Director: Trish Sie.
Cast: Anna Kendrick, Rebel Wilson, Anna Camp, Brittany Snow, Hailee Steinfeld, John Lithgow, Hana Mae Lee, Ester Dean, Chrissie Fit, John Michael Higgins, Elizabeth Banks, Matt Lanter, Guy Burnett, DJ Khaled, Ruby Rose.
|"They're making a third Pitch Perfect film? Why?"|
Read my review for Pitch Perfect 2 here.
There is a moment when Rebel Wilson's character Fat Amy punches a shark (not a real one). Some time later, the movie jumps one. It's one of many problems facing this disappointing trilogy ender.
Pitch Perfect 3 is a great example of many things, such as "milking an idea dry", "the uncalled-for second sequel", "continued diminishing returns", "the wearing out of a welcome", and "not knowing when to stop".
It's a shame. The first film was great, the second was okay, but the third one is bad enough to run the risk of damaging the brand. If you're only here for a handful of laughs and the singing bits, by all means, fill your boots. Even then you'll still be disappointed, as the laughs are fewer and the charm of the Bellas' a capella schtick has worn thin.
But the biggest problem is the story. In a desperate search for a third movie plot, these old college friends have a reunion, realise their lives are broken, and that putting the band back together for a singing tour of Europe is what is needed to put meaning back into their existences.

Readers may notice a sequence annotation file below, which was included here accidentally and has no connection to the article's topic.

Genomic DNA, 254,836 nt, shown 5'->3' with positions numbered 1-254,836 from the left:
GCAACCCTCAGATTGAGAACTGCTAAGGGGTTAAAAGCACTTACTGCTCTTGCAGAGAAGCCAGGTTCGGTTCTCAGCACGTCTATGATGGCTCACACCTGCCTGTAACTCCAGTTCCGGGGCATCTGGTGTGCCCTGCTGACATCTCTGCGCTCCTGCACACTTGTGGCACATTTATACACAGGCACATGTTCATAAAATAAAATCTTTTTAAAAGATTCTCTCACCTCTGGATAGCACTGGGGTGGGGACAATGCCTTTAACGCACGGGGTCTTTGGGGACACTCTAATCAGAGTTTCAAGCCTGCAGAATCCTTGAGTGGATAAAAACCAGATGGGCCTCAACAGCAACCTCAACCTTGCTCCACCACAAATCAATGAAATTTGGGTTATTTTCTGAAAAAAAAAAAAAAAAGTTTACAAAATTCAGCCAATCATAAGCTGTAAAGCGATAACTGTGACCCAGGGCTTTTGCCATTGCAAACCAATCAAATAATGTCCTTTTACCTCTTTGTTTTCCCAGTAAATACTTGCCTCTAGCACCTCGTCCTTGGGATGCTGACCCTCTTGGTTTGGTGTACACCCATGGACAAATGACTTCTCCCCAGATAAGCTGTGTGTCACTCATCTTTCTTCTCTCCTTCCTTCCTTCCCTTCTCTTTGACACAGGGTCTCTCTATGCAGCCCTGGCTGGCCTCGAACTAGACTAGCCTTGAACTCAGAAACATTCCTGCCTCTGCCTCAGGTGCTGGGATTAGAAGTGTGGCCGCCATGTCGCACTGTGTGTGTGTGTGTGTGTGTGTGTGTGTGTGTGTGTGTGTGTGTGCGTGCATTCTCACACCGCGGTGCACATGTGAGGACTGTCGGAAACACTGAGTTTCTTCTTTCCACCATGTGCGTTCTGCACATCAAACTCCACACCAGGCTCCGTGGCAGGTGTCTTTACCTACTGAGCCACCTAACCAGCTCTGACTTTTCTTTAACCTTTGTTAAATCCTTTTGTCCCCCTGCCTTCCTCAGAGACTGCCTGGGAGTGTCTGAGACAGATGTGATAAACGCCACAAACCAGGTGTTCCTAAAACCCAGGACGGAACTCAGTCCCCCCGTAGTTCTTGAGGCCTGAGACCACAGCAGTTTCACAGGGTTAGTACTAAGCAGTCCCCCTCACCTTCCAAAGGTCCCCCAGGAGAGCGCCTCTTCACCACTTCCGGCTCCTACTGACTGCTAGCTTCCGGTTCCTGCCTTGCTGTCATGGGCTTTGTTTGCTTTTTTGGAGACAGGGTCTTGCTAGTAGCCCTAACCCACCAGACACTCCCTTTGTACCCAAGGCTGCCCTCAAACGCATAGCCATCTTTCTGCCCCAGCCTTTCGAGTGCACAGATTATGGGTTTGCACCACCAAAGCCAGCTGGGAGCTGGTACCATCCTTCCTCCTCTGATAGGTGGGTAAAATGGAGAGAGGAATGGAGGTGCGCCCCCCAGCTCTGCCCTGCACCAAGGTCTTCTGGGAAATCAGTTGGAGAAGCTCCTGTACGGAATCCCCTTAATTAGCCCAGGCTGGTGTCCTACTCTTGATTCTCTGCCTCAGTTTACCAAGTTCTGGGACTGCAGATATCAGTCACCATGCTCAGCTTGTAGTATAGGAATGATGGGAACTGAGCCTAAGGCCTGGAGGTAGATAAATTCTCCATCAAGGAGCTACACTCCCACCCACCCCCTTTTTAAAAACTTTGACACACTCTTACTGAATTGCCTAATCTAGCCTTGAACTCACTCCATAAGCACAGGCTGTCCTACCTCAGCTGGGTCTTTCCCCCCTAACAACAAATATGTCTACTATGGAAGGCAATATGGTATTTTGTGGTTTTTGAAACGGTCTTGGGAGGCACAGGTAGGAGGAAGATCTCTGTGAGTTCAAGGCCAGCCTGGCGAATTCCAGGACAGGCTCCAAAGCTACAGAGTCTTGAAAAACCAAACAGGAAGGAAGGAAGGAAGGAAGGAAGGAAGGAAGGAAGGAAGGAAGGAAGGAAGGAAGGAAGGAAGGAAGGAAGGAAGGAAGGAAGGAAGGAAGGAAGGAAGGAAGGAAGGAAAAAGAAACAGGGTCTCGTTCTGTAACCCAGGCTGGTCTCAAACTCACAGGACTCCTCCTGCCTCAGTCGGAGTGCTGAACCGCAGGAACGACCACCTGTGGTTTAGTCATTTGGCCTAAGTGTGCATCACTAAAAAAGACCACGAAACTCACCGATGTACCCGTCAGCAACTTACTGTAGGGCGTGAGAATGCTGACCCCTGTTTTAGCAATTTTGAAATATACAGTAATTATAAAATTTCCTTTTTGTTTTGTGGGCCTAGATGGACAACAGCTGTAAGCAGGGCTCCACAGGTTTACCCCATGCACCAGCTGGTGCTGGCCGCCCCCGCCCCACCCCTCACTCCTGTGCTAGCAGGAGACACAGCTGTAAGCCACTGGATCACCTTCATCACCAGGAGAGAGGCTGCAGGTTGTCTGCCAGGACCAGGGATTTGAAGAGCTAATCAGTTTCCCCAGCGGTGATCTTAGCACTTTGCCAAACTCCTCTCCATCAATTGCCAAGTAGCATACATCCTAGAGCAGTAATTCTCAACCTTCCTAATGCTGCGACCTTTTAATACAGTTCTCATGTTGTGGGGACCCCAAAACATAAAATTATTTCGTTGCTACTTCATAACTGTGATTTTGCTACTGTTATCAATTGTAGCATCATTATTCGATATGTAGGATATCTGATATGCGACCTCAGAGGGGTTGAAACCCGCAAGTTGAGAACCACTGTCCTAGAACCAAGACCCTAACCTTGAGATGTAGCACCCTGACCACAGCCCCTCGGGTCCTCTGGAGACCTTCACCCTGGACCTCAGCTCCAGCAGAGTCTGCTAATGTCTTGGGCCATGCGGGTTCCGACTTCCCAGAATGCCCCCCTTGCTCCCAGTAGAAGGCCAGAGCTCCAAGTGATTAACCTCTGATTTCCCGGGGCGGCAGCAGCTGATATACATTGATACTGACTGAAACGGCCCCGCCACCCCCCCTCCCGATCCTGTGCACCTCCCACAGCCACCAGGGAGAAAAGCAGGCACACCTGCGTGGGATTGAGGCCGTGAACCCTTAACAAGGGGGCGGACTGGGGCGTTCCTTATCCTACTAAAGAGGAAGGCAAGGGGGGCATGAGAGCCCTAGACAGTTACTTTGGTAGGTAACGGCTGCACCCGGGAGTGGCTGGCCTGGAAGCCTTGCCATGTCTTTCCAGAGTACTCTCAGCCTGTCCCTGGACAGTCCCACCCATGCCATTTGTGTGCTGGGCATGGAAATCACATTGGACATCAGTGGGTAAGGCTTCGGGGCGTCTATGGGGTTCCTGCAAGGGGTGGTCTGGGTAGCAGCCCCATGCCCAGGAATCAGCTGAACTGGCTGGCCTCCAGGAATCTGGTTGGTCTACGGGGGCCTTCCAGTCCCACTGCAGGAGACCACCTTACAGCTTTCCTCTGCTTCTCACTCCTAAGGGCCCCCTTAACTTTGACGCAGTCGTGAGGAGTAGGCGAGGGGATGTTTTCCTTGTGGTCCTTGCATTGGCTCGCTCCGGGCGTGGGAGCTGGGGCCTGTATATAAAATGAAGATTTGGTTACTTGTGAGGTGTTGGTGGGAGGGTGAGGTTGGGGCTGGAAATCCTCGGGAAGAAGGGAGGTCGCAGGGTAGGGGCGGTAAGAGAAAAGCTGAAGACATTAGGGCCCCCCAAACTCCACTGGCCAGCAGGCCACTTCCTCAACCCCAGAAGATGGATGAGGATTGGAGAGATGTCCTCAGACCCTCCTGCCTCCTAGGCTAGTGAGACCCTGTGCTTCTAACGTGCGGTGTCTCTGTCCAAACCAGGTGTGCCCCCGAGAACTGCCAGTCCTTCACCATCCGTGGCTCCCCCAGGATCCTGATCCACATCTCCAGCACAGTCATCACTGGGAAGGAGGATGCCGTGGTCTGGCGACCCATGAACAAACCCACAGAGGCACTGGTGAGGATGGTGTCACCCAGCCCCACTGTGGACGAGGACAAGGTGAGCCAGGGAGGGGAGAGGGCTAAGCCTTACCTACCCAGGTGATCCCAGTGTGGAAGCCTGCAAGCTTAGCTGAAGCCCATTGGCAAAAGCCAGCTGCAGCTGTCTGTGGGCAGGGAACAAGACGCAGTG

Naturally there is a competition element to it all (at least they kind of poke fun at that), but because the main story comes up desperately short in running time we get a subplot involving Fat Amy's dad (Lithgow) that sends the whole thing over the edge into bizarre new territory (think really bad spy movie). Oh and it turns out at the end most of their lives aren't broken anyway, so what was the point of all this again?
While the action diversion is as dodgy as Lithgow's Aussie accent, you at least have to give the film points for trying something new (even though it doesn't work) because a lot of this is tired. Beca (Kendrick), while still a great character, is given an existential crisis that feels similar to the one she faced in Pitch Perfect 2, and the idea of life after the Bellas is again central to the film as it was in Pitch Perfect 2. Plus the whole competition thing is so stale the film kind of drops it by the third act and instead is content to watch the whole plot slide off the rails. Shoehorning in Higgins and Banks for their witty commentary is a real stretch and a good example of how far this film is going to recapture old glories without having a decent way to do it.
To its credit, Pitch Perfect 3 again manages to do its final musical moment right - a spine-tingling version of George Michael's Freedom that brings the house down. It also gets a few good laughs in, mostly thanks to Wilson and Kendrick, and for two acts at least it hits the tone that made the first two films so successful.
But its fading charms are not enough to save this from being a disappointing send-off for a series that didn't know when to stop.